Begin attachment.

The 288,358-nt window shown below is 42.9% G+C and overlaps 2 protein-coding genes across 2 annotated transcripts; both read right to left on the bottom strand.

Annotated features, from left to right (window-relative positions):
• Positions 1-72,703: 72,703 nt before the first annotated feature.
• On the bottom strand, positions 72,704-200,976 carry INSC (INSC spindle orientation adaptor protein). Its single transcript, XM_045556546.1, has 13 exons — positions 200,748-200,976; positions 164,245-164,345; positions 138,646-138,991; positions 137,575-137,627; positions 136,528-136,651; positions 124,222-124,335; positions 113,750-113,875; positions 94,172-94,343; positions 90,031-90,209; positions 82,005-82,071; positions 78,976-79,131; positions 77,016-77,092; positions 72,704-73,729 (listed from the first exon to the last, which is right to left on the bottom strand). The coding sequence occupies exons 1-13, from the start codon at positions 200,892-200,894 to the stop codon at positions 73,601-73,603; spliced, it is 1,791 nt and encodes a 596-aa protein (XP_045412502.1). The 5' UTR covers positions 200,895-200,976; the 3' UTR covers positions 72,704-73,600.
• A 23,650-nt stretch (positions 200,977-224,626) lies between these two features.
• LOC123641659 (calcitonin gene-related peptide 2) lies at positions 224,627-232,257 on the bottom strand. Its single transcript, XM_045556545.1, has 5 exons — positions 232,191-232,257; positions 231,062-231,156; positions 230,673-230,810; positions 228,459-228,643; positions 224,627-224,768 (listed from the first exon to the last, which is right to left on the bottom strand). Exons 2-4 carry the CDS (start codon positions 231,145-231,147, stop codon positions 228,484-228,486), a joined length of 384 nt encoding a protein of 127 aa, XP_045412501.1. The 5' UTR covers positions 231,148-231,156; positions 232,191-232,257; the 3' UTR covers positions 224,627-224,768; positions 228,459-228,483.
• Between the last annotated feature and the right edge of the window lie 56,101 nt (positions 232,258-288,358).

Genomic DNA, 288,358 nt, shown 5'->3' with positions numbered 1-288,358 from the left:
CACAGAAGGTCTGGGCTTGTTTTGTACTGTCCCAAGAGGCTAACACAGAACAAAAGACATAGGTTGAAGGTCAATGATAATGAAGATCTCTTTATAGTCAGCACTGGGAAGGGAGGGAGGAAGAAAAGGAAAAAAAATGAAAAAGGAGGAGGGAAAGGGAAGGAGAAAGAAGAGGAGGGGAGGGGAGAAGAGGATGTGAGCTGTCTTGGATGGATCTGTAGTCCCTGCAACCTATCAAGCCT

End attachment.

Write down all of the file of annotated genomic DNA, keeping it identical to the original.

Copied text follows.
The 288,358-nt window shown below is 42.9% G+C and overlaps 2 protein-coding genes across 2 annotated transcripts; both read right to left on the bottom strand.

Annotated features, from left to right (window-relative positions):
• Positions 1-72,703: 72,703 nt before the first annotated feature.
• On the bottom strand, positions 72,704-200,976 carry INSC (INSC spindle orientation adaptor protein). Its single transcript, XM_045556546.1, has 13 exons — positions 200,748-200,976; positions 164,245-164,345; positions 138,646-138,991; positions 137,575-137,627; positions 136,528-136,651; positions 124,222-124,335; positions 113,750-113,875; positions 94,172-94,343; positions 90,031-90,209; positions 82,005-82,071; positions 78,976-79,131; positions 77,016-77,092; positions 72,704-73,729 (listed from the first exon to the last, which is right to left on the bottom strand). The coding sequence occupies exons 1-13, from the start codon at positions 200,892-200,894 to the stop codon at positions 73,601-73,603; spliced, it is 1,791 nt and encodes a 596-aa protein (XP_045412502.1). The 5' UTR covers positions 200,895-200,976; the 3' UTR covers positions 72,704-73,600.
• A 23,650-nt stretch (positions 200,977-224,626) lies between these two features.
• LOC123641659 (calcitonin gene-related peptide 2) lies at positions 224,627-232,257 on the bottom strand. Its single transcript, XM_045556545.1, has 5 exons — positions 232,191-232,257; positions 231,062-231,156; positions 230,673-230,810; positions 228,459-228,643; positions 224,627-224,768 (listed from the first exon to the last, which is right to left on the bottom strand). Exons 2-4 carry the CDS (start codon positions 231,145-231,147, stop codon positions 228,484-228,486), a joined length of 384 nt encoding a protein of 127 aa, XP_045412501.1. The 5' UTR covers positions 231,148-231,156; positions 232,191-232,257; the 3' UTR covers positions 224,627-224,768; positions 228,459-228,483.
• Between the last annotated feature and the right edge of the window lie 56,101 nt (positions 232,258-288,358).

Genomic DNA, 288,358 nt, shown 5'->3' with positions numbered 1-288,358 from the left:
CACAGAAGGTCTGGGCTTGTTTTGTACTGTCCCAAGAGGCTAACACAGAACAAAAGACATAGGTTGAAGGTCAATGATAATGAAGATCTCTTTATAGTCAGCACTGGGAAGGGAGGGAGGAAGAAAAGGAAAAAAAATGAAAAAGGAGGAGGGAAAGGGAAGGAGAAAGAAGAGGAGGGGAGGGGAGAAGAGGATGTGAGCTGTCTTGGATGGATCTGTAGTCCCTGCAACCTATCAAGCCT